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Mental Health Law Online

The internet resource on mental health law, and mental capacity law, for England & Wales.

From April 2006 to September 2010 this website was called Wiki Mental Health. You can read a review of the site here.


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  • 01/08/15 (2): West London MH NHS Trust, 'Policy A6: Admissions Panel Operational Policy (Broadmoor Hospital)' (3/6/15). See High secure hospital
  • 01/08/15 (1): Hospital transfer case. YZ v NHS Trust (2015) EWHC 2296 (Admin), (2015) MHLO 58(1) YZ ceased to comply with clozapine treatment, and was referred by a medium secure unit (MSU) to Broadmoor hospital. After Broadmoor's Admission Panel decided that while off clozapine the risks justified a high secure setting, YZ became willing to restart clozapine but his new doctor at the MSU was unwilling to prescribe it. YZ appealed the Admission Panel decision and argued that new information meant the case should be reconsidered by the original panel, but Broadmoor decided there was no new information so the case was considered by the Admission Appeals Panel, which upheld the decision. (2) YZ's position was that he could restart clozapine in medium security, the relationship with staff at the MSU had broken down but he should be transferred to another MSU, and once treatment of his gender dysphoria commenced his mental state would probably improve. He argued that transfer to Broadmoor would breach the Code of Practice's least restriction principle and violate Articles 3 and 8. He sought judicial review of: (a) the decision not to prescribe clozapine; (b) the decision to transfer him to Broadmoor; (c) Broadmoor's decision to accept him; (d) the decision not to refer the case back to the original admissions panel. (3) Taking the grounds in turn, the court held that: (a) There was no clinician willing to prescribe clozapine, and the court "cannot and should not seek to decide what medical treatment is appropriate in these circumstances and declare an informed and justified decision unlawful". (b) The decision to transfer to Broadmoor was taken carefully and through the correct procedures, and no medium secure unit was willing to take the patient. (c) The decision to accept was a rational decision open to the admissions panel on the material before it. (d) The appeals panel decision was not susceptible to judicial review, and the process was rational and had not been challenged at the time. Permission was therefore refused.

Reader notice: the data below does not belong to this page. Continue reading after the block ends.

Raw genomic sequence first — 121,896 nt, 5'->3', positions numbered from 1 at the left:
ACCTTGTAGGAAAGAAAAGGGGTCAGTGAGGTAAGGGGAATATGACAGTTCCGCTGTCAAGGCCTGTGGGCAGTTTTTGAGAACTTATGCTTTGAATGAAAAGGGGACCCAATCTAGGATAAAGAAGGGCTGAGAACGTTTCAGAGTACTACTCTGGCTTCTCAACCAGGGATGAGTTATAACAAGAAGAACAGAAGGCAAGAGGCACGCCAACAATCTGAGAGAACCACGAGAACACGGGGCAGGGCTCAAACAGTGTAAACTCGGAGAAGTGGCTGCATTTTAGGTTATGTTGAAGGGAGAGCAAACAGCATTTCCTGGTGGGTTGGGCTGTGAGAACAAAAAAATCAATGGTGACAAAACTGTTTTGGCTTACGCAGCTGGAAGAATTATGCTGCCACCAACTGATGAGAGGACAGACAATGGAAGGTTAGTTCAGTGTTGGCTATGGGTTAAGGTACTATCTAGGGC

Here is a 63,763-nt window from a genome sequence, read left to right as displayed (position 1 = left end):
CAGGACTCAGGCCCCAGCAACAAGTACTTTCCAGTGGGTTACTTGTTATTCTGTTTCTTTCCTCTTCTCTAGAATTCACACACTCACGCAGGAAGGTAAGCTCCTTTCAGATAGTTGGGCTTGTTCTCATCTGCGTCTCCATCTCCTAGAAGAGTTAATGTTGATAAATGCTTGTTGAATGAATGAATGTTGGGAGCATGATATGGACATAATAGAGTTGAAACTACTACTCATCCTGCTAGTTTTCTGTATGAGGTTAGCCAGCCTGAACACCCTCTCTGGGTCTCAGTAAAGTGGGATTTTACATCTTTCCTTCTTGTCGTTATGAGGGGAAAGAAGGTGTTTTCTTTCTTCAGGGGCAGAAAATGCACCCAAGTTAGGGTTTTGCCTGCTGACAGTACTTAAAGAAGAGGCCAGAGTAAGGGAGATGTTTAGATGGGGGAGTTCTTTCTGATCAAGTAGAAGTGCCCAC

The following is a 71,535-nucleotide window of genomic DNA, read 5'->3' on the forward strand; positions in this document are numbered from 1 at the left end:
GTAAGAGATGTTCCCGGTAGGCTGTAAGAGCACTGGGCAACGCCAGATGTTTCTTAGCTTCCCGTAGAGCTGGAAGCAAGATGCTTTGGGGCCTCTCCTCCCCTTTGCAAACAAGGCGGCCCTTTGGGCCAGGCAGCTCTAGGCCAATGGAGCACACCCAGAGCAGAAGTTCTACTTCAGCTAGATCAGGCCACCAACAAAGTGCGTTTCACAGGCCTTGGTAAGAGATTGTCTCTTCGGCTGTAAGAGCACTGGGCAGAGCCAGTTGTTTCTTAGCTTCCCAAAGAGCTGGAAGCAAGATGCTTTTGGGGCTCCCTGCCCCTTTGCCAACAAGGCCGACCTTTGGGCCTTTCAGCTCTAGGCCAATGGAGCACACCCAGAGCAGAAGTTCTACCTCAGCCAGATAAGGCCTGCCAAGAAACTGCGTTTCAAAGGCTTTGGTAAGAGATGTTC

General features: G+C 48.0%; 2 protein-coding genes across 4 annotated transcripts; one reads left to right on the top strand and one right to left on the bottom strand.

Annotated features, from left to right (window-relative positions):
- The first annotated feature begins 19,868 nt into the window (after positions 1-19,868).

• 27/07/15 (1): Upper Tribunal case. Case HM/0339/2015 (2015) MHLO 57 (UT)After the case had been adjourned part-heard, the patient's withdrawal was agreed by a tribunal clerk. The panel judge spoke with a salaried tribunal judge, who then set aside the decision to consent to withdrawal, and the tribunal reconvened without discharging the patient. The salaried tribunal judge's decision was unlawful and the tribunal therefore had no jurisdiction to continue with the hearing.
  • 20/07/15 (6): Deputyship case. Re HC: Public Guardian v CC (2015) EWCOP 29, (2015) MHLO 55 — "This is an application by the Public Guardian for an order under section 16(8) of the Mental Capacity Act 2005 revoking the appointment of a deputy because he has behaved in a way that contravenes the authority conferred on him by the court or is not in the best interests of the person for whom he acts as deputy."
  • 20/07/15 (3): Best interests case. Re LC: Bedford Borough Council v Mrs C and Mr C (2015) EWCOP 25, (2015) MHLO 52 — "The proceedings concern Mrs C’s best interests in relation to residence and her contact with her husband and a deprivation of her liberty. ... There is also in existence a separate application by the local authority for a deputy for property and affairs to be appointed for her."
  • 20/07/15 (2): Criminal injuries compensation case. Newcastle City Council v PV (2015) EWCOP 22, (2015) MHLO 51 — "This judgment considers the role of the Court of Protection in connection with applications to the Criminal Injuries Compensation Authority ('CICA'). In particular, it looks at cases in which the CICA requires a trust to be created in order to exclude any possibility that the assailant may benefit from the compensation award. These cases arise almost exclusively in the context of domestic violence, where the assailant is a family member."
  • 20/07/15 (1): Sterilisatio ..→
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